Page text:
There’s a multitude of stylistic influences throughout this recording. The piano part stands out quite well among the beat and the various vocal sections, despite it’s simplicity it adds a dynamic that keeps things fresh and melodic and in keeping with a particular mood.
The structure of the song seems to follow it’s own sense of direction and design. The hook is the main thing you take away from it, there seems to be a high level of repetition when it comes to the hook, especially towards the end of the track. The very first time you hear the hook it seems like a well written one, lots of passion, a simple rhyme scheme and the added benefit of those alternate backing vocals to fill out the space a little and to give audiences something to sing along with, particularly at live shows.
It does feel like the hook just goes on and on during the last section, but having said that the music has this partly jazz-cafe-like ambiance whereby the music and the mood does just go around and around and sets a certain kind of scene within which people can really just relax and let the music play rather than focusing intently on each line and each passing moment of instrumentation. There are two notable verse sections that offer a fresh dynamic, a bit of variation to help keep things interesting – the rap vocal, almost like a stream of consciousness that offers a little more insight and a back story of sorts. There could potentially be a further verse during the final few bars of music to add even more context in terms of the songwriting. The rap vocal also showcases a few different styles and levels of ability, which is always good for building an audience.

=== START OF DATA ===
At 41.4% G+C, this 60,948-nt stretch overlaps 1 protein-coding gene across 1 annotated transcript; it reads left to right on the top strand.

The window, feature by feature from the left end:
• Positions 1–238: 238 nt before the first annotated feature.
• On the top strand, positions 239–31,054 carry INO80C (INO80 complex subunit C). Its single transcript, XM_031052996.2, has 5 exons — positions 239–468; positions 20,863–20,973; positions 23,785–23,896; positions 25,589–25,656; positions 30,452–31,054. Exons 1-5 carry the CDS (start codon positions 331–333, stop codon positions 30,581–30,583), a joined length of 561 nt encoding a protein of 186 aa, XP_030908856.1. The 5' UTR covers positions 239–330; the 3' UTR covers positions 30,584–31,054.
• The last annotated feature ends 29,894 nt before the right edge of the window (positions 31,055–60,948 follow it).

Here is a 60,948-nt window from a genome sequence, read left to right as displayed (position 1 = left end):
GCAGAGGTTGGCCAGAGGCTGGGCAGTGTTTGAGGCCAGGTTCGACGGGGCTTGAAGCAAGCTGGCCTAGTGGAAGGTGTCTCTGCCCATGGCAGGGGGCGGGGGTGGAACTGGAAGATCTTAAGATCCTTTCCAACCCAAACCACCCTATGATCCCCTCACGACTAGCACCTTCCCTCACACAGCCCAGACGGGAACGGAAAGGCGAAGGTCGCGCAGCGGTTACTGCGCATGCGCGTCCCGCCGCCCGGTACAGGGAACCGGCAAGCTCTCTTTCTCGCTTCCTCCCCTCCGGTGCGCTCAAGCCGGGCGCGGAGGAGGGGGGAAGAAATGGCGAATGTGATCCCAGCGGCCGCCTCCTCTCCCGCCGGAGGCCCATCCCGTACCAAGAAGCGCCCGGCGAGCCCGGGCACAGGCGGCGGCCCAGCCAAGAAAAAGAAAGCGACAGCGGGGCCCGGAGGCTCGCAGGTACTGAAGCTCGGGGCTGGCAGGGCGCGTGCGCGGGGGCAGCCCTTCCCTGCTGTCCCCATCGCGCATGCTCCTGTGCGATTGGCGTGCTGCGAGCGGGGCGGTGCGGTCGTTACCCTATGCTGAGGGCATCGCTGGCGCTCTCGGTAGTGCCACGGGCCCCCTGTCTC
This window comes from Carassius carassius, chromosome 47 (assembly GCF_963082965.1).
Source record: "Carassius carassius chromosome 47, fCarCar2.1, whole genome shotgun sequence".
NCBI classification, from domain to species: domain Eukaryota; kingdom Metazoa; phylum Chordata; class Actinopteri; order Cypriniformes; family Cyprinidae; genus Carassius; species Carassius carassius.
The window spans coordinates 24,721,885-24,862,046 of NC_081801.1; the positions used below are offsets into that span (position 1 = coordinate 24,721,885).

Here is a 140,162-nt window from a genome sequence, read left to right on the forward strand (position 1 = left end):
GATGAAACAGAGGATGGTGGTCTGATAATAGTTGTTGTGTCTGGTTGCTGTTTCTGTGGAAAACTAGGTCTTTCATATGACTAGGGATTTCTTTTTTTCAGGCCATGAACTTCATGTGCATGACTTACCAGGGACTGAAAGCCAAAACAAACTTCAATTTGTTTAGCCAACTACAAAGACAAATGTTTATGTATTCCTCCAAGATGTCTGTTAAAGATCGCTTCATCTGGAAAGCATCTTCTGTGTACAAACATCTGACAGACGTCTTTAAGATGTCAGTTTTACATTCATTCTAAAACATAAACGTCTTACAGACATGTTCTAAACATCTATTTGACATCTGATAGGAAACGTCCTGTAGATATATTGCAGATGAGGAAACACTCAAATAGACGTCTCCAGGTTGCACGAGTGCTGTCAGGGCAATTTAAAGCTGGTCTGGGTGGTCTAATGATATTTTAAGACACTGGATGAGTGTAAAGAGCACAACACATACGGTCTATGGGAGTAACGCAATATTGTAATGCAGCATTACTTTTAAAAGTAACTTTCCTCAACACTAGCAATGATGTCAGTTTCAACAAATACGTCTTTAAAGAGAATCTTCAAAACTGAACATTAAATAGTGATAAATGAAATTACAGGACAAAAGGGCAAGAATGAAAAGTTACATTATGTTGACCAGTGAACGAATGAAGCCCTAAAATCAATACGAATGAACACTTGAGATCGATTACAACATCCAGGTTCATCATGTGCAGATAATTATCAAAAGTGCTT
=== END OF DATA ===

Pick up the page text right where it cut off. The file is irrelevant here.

By Rebecca Cullen
Rebecca is a Musician and writer from Manchester, UK, with an MA in Song Writing.
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